Roy Hodgson will assess his options for Euro 2016 when England go in search of a 10th win from their 10th and final qualifying clash in Lithuania after allowing five senior players to miss the trip.
Captain Wayne Rooney and Michael Carrick, who both missed Friday night’s 2-0 win over Estonia at Wembley through injury, will return to Manchester United.
Stand-in skipper Gary Cahill, Joe Hart and James Milner, who all played 90 minutes against the Estonians, also will not travel.
Goalkeeper Jack Butland, defenders Phil Jones and Phil Jagielka, plus midfielder Jonjo Shelvey, are in line to start in Vilnius.
“We have other players I need to see in that game,” Hodgson said.
“Gary Cahill has occasional back problems and we were a bit concerned with A the flight and B the artificial pitch.
“In a choice of taking him or Smalling alongside Jagielka and Jones, I went for Chris Smalling.
“Joe Hart is being left behind against his will, because he wants to play, so we can see Jack Butland.
“James Milner; I wanted to play Jonjo Shelvey in this game, so I don’t need James there, because I’ve got the players to cover.”
Hodgson does not expect Rooney’s ankle problem or Carrick’s groin injury to keep the pair out of United’s fixture at Everton on Saturday week.
Rooney was presented with a golden boot in recognition of becoming England’s record goalscorer – by Sir Bobby Charlton, the man whose record he beat – ahead of uninspiring victory secured by goals from Theo Walcott and Raheem Sterling.
Carrick had a fitness test on the morning of the game, with his absence presenting Barkley with an opportunity which the 21-year-old seized.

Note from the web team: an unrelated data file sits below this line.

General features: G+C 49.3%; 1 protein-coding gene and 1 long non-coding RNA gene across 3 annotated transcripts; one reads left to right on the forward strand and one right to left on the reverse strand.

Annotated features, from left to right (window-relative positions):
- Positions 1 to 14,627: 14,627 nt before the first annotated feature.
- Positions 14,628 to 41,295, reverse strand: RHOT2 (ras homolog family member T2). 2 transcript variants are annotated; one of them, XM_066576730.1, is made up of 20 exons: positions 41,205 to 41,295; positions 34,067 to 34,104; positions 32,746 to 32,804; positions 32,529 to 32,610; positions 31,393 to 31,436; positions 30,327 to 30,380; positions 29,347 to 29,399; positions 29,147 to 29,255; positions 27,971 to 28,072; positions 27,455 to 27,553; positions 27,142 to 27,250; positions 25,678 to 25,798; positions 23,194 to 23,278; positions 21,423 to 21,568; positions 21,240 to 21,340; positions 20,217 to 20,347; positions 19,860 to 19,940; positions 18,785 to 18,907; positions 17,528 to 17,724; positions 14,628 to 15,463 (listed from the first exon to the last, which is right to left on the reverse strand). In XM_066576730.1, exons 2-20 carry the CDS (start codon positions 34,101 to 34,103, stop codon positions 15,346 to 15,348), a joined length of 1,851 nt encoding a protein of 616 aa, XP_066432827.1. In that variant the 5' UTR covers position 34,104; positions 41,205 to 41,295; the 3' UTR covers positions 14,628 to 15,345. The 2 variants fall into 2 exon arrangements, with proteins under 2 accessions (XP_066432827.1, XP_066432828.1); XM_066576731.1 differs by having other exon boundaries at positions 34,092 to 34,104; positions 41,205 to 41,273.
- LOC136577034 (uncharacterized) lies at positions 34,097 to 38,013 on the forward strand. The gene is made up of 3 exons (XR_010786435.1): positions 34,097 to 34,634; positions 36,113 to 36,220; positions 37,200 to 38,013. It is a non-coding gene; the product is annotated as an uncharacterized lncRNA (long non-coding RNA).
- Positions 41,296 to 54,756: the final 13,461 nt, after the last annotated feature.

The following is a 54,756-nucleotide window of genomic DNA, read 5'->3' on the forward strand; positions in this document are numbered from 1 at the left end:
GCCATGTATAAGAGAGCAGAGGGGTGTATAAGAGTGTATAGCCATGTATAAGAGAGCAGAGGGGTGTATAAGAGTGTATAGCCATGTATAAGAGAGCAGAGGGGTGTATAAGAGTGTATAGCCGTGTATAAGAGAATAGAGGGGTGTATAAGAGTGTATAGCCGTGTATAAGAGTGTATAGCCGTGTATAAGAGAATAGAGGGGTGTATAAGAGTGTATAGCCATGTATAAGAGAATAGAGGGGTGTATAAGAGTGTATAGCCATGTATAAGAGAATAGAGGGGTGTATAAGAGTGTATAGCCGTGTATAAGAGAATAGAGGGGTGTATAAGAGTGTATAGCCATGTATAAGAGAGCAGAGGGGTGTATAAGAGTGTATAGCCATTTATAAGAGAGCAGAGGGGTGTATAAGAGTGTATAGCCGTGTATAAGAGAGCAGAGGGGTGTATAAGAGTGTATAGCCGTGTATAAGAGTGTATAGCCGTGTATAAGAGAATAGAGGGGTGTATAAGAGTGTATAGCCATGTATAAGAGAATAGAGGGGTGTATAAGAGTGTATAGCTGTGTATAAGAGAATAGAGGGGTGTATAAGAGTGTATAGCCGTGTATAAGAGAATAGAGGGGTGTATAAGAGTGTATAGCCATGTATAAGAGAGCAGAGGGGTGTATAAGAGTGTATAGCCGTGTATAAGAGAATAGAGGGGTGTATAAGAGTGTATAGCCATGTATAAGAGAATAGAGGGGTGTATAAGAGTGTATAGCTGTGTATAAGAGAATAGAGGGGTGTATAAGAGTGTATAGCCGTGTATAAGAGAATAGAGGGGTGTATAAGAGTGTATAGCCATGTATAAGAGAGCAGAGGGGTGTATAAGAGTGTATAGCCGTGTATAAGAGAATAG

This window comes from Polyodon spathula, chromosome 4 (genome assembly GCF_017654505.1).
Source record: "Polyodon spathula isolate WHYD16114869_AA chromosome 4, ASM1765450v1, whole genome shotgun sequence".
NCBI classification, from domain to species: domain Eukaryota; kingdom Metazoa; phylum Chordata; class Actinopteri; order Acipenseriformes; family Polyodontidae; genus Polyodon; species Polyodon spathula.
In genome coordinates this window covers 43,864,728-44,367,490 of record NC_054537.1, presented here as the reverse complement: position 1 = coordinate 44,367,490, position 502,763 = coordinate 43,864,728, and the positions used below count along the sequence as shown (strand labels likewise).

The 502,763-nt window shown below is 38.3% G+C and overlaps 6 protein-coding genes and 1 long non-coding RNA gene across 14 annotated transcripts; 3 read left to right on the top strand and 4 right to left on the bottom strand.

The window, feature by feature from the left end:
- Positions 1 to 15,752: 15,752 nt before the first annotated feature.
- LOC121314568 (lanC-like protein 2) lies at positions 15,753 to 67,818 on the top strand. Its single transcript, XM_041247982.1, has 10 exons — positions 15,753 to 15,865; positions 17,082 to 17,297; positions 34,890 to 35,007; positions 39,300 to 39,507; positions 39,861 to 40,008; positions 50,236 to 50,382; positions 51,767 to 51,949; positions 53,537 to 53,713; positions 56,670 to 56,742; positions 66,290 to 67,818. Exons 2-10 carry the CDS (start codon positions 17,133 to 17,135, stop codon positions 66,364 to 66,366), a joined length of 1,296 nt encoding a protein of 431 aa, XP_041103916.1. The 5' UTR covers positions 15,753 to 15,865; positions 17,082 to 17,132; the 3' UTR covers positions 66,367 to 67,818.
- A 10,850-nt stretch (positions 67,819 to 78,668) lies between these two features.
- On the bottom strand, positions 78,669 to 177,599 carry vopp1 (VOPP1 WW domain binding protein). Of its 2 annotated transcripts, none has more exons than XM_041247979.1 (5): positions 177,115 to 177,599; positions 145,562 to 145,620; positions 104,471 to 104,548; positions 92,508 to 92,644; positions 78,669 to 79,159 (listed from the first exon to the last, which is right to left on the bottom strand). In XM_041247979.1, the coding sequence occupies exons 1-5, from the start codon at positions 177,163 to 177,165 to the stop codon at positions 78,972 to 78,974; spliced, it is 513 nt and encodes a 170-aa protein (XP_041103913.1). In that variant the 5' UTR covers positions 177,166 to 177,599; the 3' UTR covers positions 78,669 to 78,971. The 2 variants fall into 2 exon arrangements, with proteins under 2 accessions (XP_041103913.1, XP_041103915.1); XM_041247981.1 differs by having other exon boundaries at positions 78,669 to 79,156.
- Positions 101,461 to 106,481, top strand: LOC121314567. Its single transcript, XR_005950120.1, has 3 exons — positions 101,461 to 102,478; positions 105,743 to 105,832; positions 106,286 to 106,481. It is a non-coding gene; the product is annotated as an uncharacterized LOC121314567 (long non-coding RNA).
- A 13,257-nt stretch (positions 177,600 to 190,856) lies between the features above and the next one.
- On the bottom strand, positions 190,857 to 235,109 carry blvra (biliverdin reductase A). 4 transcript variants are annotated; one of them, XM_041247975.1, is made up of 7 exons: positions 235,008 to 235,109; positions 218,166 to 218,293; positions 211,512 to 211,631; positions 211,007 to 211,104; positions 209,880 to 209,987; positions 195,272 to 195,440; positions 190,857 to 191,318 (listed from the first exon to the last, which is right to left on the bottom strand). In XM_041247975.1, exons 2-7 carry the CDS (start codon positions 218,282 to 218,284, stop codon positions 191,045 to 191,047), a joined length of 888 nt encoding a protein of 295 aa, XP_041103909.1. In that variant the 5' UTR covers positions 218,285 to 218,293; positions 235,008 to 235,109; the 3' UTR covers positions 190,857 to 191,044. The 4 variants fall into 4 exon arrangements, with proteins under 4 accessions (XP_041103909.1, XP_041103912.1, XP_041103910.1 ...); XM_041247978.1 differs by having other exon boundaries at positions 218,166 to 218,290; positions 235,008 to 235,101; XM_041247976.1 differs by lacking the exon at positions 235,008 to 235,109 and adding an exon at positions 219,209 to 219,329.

His performance was one of the few highlights, particularly his sublime pass for Walcott’s opener in first-half stoppage time.
“We saw what he can do,” Hodgson said.
Hodgson believes England should utilise, rather than marginalise, Barkley, whose ability and versatility have led to some debate over his best position.
He is often deployed as a central playmaker at Everton, but Hodgson is confident of using him in midfield and denied being critical of Barkley in the past.
“I, like all his managers, have had to work hard with him on his decision making in terms of when he struts his stuff, which is quite fantastic, and when he plays a little bit more simply,” Hodgson said.
“That’s just an aspect of a coach’s job with a very talented young player. It’s never been a problem.
“I don’t think I can ever be accused of having anything other than the utmost faith in him.”
Hodgson rued the fact England did not score more, but was pleased to get a win which secures top-seed status for next summer’s finals.
“We were a bit unlucky that we didn’t score a few more goals,” Hodgson added.
“But the most important thing – as I said to the players at half-time – is the victory, which is everything here.”